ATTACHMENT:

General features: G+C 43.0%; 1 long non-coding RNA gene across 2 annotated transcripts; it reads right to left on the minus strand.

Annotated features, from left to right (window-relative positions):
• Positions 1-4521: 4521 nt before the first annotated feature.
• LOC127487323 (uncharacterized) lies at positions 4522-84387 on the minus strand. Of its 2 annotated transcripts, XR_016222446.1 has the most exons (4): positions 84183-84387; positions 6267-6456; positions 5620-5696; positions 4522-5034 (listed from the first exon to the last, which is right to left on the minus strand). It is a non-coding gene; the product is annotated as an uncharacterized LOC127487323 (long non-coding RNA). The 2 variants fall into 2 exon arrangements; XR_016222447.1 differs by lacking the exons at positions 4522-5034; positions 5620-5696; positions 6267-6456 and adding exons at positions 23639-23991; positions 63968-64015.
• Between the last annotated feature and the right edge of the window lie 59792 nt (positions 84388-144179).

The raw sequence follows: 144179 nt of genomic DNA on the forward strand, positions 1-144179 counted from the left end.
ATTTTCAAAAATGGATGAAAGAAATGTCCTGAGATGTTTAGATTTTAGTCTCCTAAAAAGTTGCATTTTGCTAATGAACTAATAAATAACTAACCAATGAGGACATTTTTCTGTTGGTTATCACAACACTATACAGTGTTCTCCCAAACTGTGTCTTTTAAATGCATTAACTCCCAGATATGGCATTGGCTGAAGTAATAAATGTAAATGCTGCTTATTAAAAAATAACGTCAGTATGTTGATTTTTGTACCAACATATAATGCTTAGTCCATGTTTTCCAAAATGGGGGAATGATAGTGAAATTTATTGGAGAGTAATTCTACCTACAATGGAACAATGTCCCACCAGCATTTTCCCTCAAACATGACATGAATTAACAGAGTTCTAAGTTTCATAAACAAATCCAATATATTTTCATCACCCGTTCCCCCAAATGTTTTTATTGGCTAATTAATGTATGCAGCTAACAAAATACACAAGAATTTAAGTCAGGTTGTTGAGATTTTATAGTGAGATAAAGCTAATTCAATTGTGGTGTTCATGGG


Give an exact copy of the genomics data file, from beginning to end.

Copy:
General features: G+C 43.0%; 1 long non-coding RNA gene across 2 annotated transcripts; it reads right to left on the minus strand.

Annotated features, from left to right (window-relative positions):
• Positions 1-4521: 4521 nt before the first annotated feature.
• LOC127487323 (uncharacterized) lies at positions 4522-84387 on the minus strand. Of its 2 annotated transcripts, XR_016222446.1 has the most exons (4): positions 84183-84387; positions 6267-6456; positions 5620-5696; positions 4522-5034 (listed from the first exon to the last, which is right to left on the minus strand). It is a non-coding gene; the product is annotated as an uncharacterized LOC127487323 (long non-coding RNA). The 2 variants fall into 2 exon arrangements; XR_016222447.1 differs by lacking the exons at positions 4522-5034; positions 5620-5696; positions 6267-6456 and adding exons at positions 23639-23991; positions 63968-64015.
• Between the last annotated feature and the right edge of the window lie 59792 nt (positions 84388-144179).

The raw sequence follows: 144179 nt of genomic DNA on the forward strand, positions 1-144179 counted from the left end.
ATTTTCAAAAATGGATGAAAGAAATGTCCTGAGATGTTTAGATTTTAGTCTCCTAAAAAGTTGCATTTTGCTAATGAACTAATAAATAACTAACCAATGAGGACATTTTTCTGTTGGTTATCACAACACTATACAGTGTTCTCCCAAACTGTGTCTTTTAAATGCATTAACTCCCAGATATGGCATTGGCTGAAGTAATAAATGTAAATGCTGCTTATTAAAAAATAACGTCAGTATGTTGATTTTTGTACCAACATATAATGCTTAGTCCATGTTTTCCAAAATGGGGGAATGATAGTGAAATTTATTGGAGAGTAATTCTACCTACAATGGAACAATGTCCCACCAGCATTTTCCCTCAAACATGACATGAATTAACAGAGTTCTAAGTTTCATAAACAAATCCAATATATTTTCATCACCCGTTCCCCCAAATGTTTTTATTGGCTAATTAATGTATGCAGCTAACAAAATACACAAGAATTTAAGTCAGGTTGTTGAGATTTTATAGTGAGATAAAGCTAATTCAATTGTGGTGTTCATGGG